Image credits: pmMeYourBoxOfCables


I have a perfect story for this. Last Friday night I was a chaperone at my daughter’s prom. I had been observing the students dancing and enjoying themselves to notice one girl, without a date,standing just on the periphery of the dance floor slowing swaying to the beat. She never danced with the group,but appeared to want to. The last slow dance of the evening started and to my heartwarming joy a college aged young man, a brother of one of the students, walked confidently over to her, politely asked her to dance, and focused on her the whole song. At the end of the song he bowed and stepped away, all with cool grace. Never once was he bothered or seemed to be focused on anything other than her enjoyment at that moment. He was raised well.

Image credits: antwonllama

“Personally, I find my kids are a great mirror,” Amy added. “Good or bad, I try to take a hard look at where they get their ideas from. I feel like it's my job to model better behavior, so they understand how much of an impact it makes when you decide to choose empathy over judgment.”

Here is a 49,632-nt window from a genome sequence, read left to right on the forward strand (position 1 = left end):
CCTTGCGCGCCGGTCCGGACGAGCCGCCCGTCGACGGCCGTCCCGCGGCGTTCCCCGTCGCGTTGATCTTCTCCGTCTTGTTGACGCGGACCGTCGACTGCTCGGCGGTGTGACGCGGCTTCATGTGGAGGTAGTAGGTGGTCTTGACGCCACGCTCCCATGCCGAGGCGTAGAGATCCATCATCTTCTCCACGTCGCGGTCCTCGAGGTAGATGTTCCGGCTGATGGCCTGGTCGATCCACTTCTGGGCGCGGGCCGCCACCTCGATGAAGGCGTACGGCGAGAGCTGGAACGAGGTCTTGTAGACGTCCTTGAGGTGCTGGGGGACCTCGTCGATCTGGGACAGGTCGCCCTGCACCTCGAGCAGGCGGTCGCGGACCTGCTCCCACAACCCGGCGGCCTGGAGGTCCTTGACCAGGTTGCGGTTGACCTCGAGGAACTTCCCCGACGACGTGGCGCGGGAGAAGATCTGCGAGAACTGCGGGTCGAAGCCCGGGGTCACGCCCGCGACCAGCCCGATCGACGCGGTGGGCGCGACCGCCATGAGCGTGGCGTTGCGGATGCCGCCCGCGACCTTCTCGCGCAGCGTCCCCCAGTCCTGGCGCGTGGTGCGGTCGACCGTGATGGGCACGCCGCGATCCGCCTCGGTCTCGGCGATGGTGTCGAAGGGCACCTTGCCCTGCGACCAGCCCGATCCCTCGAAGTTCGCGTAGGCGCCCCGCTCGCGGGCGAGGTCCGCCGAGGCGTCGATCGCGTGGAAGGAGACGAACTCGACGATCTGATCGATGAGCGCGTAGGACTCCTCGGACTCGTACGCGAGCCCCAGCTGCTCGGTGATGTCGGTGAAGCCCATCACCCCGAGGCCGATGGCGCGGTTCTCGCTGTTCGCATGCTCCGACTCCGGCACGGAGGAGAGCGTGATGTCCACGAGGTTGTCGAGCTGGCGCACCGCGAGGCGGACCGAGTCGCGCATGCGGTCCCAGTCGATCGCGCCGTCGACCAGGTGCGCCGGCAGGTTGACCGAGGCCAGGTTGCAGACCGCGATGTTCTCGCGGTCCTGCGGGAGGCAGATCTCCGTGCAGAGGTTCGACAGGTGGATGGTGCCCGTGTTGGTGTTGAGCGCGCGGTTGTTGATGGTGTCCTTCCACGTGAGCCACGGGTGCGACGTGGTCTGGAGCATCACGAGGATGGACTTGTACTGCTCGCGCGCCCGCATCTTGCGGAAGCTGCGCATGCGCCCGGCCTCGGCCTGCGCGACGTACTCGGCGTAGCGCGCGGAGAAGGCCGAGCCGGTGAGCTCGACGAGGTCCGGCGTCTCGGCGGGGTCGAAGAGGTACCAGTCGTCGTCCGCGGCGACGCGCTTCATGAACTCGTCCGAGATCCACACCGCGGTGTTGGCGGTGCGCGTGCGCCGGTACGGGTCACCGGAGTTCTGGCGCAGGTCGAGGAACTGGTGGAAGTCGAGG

If you’d like to hear more parenting words of wisdom from Amy or the rest of her team, be sure to check out Pregnant Chicken right here


Not talking over someone while having a conversation.

Image credits: Quarlmarx


I knew I'd like my in laws when my now-husband did the dishes without prompting. I also knew they raised him right when he immediately helped my dog when she was dealing with back problems. He swaddled her up, carried her to the car while my Mum called the vet and cuddled me and her the whole way to the vet. The dog is completely healthy now and very happy. But seeing how he just helped and made sure we were okay told me he came from a good family.